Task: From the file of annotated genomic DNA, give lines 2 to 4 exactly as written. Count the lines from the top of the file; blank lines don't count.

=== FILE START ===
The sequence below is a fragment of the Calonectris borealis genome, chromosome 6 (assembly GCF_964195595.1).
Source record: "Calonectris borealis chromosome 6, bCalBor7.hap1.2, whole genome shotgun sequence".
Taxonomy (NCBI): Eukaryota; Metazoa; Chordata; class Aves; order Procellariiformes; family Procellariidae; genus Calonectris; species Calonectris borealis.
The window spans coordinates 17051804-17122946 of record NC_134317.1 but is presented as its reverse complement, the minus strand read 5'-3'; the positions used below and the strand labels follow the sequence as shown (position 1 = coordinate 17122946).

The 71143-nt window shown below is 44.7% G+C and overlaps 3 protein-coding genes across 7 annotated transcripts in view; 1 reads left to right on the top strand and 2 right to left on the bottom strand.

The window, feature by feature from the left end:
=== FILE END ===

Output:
Source record: "Calonectris borealis chromosome 6, bCalBor7.hap1.2, whole genome shotgun sequence".
Taxonomy (NCBI): Eukaryota; Metazoa; Chordata; class Aves; order Procellariiformes; family Procellariidae; genus Calonectris; species Calonectris borealis.
The window spans coordinates 17051804-17122946 of record NC_134317.1 but is presented as its reverse complement, the minus strand read 5'-3'; the positions used below and the strand labels follow the sequence as shown (position 1 = coordinate 17122946).